Police officers blocked intersections throughout downtown Indianapolis, and even started shutting down the on-ramps on I-70 to allow the parade of bikes to safely pass.  A large parking lot was reserved for this group of riders, and we slowly pulled in and parked the bikes.  Our arrival was about 1PM, and the dedication ceremony was to scheduled to start at 4PM.  Getting off the bikes, we proceeded to the parking garage located on the other side of the street, and proceeded to the top floor.  This gave unobstructed views of our parking location, and the memorial on the the other side of the garage.  The WTC beams stood proudly, with only a sheet draping over the eagle mounted on top of one of them that would be unveiled during the ceremony.

We decided to return to the street, when the skies opened up in a very intense downpour for 15-20 minutes.  A lone police officer, obviously on the low end of the seniority scale, stood in at a closed intersection, preventing traffic from driving through the memorial site.  We yelled to her, offering her an umbrella from a friend’s motorcycle, that had been previously retrieved.  She declined, and continually faithfully redirecting traffic.  The rain turned to a drizzle, and we evacuated the cover of the parking garage to find a hot cup of coffee and a place to sit for a couple of hours before the ceremony was to begin.  A downtown Starbucks had just closed, so we found a nearby Subway and took refuge inside for awhile.  A number of the police escort officers were already inside, and we talked to them and other riders to pass the time.

As the time for the dedication drew close, we left our sanctuary to enter the rain outside.  We quickly decided to walk briskly back to our bikes, where would could retrieve our rain gear.  Under the shelter of the previously accessed parking garage, most of us donned our rain gear, and walked to the area of the ceremony, which was to scheduled to start thirty minutes later.  As we walked, the rains disappeared again…only this time, for the rest of the day finally.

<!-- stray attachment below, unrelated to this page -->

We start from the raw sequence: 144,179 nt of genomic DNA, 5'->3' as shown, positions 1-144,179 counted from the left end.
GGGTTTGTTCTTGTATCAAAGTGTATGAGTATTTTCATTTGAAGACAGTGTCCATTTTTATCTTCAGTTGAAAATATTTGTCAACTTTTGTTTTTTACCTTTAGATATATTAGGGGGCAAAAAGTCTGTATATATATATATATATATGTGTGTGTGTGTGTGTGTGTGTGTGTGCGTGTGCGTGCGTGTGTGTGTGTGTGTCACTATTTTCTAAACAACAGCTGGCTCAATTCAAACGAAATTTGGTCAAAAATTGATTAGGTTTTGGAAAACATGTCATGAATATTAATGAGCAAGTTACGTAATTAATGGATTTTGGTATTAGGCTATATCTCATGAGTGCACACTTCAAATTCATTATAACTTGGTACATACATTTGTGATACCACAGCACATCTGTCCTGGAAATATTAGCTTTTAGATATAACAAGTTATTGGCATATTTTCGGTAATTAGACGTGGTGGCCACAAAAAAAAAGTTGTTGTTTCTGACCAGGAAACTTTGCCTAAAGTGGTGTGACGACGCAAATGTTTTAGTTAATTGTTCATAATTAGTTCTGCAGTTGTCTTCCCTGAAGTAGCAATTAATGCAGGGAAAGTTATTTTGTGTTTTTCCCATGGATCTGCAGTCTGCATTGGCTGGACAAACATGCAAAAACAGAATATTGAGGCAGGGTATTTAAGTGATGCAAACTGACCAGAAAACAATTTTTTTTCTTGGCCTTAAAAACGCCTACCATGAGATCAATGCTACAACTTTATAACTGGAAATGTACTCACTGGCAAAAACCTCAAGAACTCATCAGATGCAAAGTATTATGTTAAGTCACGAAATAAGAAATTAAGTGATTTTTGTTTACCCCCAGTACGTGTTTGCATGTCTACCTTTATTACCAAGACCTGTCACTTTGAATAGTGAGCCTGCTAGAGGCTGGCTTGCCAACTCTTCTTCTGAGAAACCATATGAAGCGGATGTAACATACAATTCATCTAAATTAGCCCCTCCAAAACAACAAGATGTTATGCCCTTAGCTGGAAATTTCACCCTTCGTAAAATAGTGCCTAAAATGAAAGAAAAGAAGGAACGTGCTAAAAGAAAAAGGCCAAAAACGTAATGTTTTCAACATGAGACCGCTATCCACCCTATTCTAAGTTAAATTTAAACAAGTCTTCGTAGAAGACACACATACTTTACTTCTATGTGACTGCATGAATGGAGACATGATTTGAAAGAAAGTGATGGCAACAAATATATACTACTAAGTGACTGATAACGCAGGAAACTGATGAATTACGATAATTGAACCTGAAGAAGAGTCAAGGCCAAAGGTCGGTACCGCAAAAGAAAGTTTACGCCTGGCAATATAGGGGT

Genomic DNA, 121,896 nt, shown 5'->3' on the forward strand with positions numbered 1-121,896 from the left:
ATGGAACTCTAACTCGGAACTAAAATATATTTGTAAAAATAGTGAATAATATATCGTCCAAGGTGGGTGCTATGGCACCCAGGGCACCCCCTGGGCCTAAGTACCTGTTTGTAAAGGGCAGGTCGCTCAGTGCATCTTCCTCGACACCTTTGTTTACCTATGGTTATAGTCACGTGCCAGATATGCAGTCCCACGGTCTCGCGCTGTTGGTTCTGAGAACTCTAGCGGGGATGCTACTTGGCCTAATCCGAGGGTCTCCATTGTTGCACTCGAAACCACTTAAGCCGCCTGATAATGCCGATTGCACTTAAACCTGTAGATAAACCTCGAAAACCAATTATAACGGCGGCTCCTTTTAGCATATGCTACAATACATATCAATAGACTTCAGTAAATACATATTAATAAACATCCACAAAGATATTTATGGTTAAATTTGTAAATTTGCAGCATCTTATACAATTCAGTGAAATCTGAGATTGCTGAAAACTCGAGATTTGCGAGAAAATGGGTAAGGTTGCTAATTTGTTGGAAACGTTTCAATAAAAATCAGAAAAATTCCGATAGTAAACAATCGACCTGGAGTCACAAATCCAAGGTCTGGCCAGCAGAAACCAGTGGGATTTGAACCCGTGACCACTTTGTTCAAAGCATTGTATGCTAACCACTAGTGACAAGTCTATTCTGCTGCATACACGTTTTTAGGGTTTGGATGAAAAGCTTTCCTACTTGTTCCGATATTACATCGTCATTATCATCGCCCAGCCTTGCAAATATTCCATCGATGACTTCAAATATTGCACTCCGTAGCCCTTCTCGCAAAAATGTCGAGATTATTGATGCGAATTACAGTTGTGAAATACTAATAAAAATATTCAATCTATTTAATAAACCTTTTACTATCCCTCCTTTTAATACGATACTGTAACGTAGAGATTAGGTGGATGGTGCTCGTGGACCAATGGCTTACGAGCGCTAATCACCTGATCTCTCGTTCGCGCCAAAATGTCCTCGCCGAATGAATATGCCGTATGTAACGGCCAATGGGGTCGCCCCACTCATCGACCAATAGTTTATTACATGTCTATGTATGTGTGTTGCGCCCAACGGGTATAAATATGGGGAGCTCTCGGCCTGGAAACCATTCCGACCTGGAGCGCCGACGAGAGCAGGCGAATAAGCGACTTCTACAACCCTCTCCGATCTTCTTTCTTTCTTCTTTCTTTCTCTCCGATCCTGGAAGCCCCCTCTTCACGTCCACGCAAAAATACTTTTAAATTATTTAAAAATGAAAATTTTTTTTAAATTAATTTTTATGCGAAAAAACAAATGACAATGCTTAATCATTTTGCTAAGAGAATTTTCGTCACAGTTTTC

The area around the memorial was packed with people…both motorcyclists, as well as the general population.  Many people were in uniform…county and state first responder workers and officials, firefighters, police officers, and military personnel.  It had seemed that there were many hundreds gathered around the memorial, and for thousands of feet around it.  The memorial had been established next to the canal in downtown Indianapolis on West Ohio street…and people gathered on the far side of the canal so that they could witness the unveiling.

The ceremony, scheduled to start at 4PM, was delayed to an inoperable sound system that needed to be fixed, as well as the need for officials and dignitaries to arrive.  Military generals and liaisons, state and city officials, and even the district’s congressman arrived and mingled in the crowd.  Eventually, the ceremony commenced, to the applause and cheers of the crowd.  The dedication took approximately 90 minutes, which included a number of speakers, and songs of sacrifice and freedom from the local children’s choir as well as some guest singers from the east coast.  One of the largest rounds of applause from the crowd came with Greg Hess, the person whose idea it was to create a memorial in Indianapolis, and who went to New York to retrieve the sacred symbols of that fateful day, go up to speak.  Greg talked about the journey which had enveloped his life, and even caused his family to sacrifice time with this father/husband as he finalized the goal of giving all Hoosiers a place to reflect, and remember.  During the last song, a Huey made a pass over the fist-pumping and waving cheers below.  Soldiers could be seen in the open doors of the helicopter, saluting the crowd below.  Another emotional moment that I’m sure that caused every person in attendance to get a lump in their throats.

Eventually, the sheet covering the top of one of the beams was removed.  Mounted on the beam, was a guilded eagle…purposefully placed to face New York City.  The crowd went wild with applause and cheers, and the dedication came to an end.  Immediately, the crowd surged toward the memorial, which consists of more than just the two beams and the eagle.  Granite memorial were also placed that reflected the times and events of those events of 2001 that we should never forget.

My wife and I had proudly escorted the beams through the spring and summer of this year to a number of destinations, so that the public would be aware of what was to occur on this day.  We both stood, silently and with emotional respect, staring at the memorial.  When the crowds subsided enough, my wife went closer to touch one again the beams, and to photograph them along with the public that gazed upon it’s glory.  I will get up better pictures of the memorial shortly, as I plan to return to the memorial in the next week or so and take additional pictures of each component, so that I may share it with those that read this blog.

My we never forget the sacrifices that our citizens, first responders, and military personnel have made in the past decade in the fight against those that wish us harm.  Thousands of people have lost their lives in the fight, and my wife and I will never forget the freedoms that we have.  May these souls forever rest in peace, and know that we will always joyfully receive their tears from heaven.